One of those fun reads that always comes in the last double issue of the year.
What makes trains weigh so heavily on Russia’s consciousness is the sheer size of the land mass. European railway journeys, with their short distances between stations and the constant sight of human life outside the window, leave little time or space for thought or soul-searching. In Russia, however, train journeys are measured in days and nights rather than hours. It takes six days to travel from Moscow to Vladivostok, a distance of more than 9,000km. All one sees is forest, occasionally interrupted by a clearing or uncultivated fields cloaked, in winter, with snow. You can go for hours, sometimes days, without seeing a settlement or a soul. “In western Europe people die because their space is cramped and suffocating,” Chekhov wrote in a letter. “In Russia they die because the space is an endless expanse.”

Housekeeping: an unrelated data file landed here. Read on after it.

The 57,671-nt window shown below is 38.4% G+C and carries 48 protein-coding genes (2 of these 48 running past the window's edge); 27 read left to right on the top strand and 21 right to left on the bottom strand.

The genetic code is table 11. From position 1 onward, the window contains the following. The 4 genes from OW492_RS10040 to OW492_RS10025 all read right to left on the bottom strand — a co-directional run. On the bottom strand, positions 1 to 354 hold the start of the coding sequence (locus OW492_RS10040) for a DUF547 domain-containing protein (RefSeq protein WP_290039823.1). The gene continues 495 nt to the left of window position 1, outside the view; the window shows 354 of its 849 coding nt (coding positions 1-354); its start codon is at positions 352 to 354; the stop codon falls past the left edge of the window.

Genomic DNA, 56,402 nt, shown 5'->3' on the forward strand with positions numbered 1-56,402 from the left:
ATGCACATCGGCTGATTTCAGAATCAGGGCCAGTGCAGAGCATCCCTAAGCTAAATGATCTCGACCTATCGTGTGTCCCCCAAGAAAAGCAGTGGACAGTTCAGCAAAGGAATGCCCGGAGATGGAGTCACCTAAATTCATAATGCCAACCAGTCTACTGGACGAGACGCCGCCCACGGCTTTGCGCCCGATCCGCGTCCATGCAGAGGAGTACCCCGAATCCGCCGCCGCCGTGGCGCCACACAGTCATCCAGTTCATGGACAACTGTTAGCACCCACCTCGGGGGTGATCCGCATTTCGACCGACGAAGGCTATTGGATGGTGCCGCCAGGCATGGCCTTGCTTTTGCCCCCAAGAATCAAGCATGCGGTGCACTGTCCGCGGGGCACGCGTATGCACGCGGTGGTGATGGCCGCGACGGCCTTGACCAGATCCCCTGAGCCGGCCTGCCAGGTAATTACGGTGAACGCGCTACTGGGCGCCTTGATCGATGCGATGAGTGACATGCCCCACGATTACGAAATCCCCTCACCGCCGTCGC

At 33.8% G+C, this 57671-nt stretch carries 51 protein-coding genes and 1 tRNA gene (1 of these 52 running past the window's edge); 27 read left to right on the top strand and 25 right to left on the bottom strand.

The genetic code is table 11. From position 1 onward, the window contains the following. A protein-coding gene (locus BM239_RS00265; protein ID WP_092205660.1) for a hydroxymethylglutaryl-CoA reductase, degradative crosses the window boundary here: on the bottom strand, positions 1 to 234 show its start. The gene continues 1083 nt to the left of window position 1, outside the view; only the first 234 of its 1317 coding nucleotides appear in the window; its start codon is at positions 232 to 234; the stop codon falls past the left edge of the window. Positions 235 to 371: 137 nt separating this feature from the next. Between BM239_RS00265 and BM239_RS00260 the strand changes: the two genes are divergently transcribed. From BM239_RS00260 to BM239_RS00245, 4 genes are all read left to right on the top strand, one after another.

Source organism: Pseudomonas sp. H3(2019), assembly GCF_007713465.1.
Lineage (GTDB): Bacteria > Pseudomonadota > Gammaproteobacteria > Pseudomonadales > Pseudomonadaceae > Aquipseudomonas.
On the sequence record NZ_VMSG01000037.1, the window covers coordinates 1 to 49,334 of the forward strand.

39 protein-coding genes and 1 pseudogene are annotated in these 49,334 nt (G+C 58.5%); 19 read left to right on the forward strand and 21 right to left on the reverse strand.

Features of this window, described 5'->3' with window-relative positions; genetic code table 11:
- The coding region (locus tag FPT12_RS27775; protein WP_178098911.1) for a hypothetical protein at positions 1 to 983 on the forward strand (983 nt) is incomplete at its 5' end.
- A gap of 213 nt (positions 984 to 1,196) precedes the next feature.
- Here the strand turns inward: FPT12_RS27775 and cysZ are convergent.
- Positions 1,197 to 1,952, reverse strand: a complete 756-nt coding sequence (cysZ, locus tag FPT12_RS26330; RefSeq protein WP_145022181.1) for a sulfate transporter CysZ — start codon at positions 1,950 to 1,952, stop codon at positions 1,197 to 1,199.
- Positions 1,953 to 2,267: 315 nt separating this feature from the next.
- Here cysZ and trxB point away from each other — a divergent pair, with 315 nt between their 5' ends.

As a result, trains rumble through Russian literature and poetry with remarkable frequency. Rail travel occupies the same place in Russian culture as the road trip in America. Tolstoy’s Anna Karenina meets Vronsky at a railway station at the beginning of the novel and ends her life under a train. (Tolstoy, too, happened to die at a station.) In Boris Pasternak’s “Doctor Zhivago”, the comfortable, softly upholstered trains at the beginning of the novel give way to the freight trains in which Zhivago and his wife escape a Moscow devastated by revolution and civil war.